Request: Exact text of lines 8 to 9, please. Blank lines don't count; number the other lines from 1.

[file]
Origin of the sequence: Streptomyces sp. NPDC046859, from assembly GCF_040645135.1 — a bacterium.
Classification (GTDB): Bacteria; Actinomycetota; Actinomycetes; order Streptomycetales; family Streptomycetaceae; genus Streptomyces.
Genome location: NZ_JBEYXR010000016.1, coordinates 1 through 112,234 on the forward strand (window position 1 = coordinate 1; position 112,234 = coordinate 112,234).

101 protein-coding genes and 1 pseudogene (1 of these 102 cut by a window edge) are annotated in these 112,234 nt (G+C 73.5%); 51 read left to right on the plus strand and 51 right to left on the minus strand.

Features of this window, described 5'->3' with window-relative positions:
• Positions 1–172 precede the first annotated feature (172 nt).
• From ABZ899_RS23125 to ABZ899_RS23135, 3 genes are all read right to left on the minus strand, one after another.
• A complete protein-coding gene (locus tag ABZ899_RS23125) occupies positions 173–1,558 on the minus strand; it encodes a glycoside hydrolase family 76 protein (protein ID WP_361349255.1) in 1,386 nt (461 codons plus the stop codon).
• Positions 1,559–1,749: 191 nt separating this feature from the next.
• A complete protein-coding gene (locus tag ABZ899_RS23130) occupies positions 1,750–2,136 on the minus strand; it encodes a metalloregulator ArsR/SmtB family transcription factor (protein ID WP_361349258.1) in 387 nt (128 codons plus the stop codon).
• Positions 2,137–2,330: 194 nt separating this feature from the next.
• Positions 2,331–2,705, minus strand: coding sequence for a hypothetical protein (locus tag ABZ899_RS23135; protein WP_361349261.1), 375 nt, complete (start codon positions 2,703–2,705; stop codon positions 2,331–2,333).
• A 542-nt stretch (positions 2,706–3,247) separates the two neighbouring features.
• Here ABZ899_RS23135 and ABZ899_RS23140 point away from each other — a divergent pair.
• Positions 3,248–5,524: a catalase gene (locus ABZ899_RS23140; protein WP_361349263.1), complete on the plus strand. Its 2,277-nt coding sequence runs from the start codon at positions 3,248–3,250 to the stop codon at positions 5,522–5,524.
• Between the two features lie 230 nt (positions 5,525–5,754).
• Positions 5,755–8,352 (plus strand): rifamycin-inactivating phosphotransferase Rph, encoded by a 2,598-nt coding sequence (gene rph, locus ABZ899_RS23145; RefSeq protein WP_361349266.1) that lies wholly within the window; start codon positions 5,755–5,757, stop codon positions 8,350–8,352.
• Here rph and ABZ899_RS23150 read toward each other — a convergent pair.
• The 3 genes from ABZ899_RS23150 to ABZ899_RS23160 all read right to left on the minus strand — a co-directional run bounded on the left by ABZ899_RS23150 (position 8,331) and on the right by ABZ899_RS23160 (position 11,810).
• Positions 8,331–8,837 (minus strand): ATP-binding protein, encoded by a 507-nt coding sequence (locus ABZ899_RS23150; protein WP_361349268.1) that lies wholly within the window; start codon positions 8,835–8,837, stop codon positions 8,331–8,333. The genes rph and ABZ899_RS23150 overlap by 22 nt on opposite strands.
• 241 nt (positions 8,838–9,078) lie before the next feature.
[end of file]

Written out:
• A complete protein-coding gene (locus tag ABZ899_RS23125) occupies positions 173–1,558 on the minus strand; it encodes a glycoside hydrolase family 76 protein (protein ID WP_361349255.1) in 1,386 nt (461 codons plus the stop codon).
• Positions 1,559–1,749: 191 nt separating this feature from the next.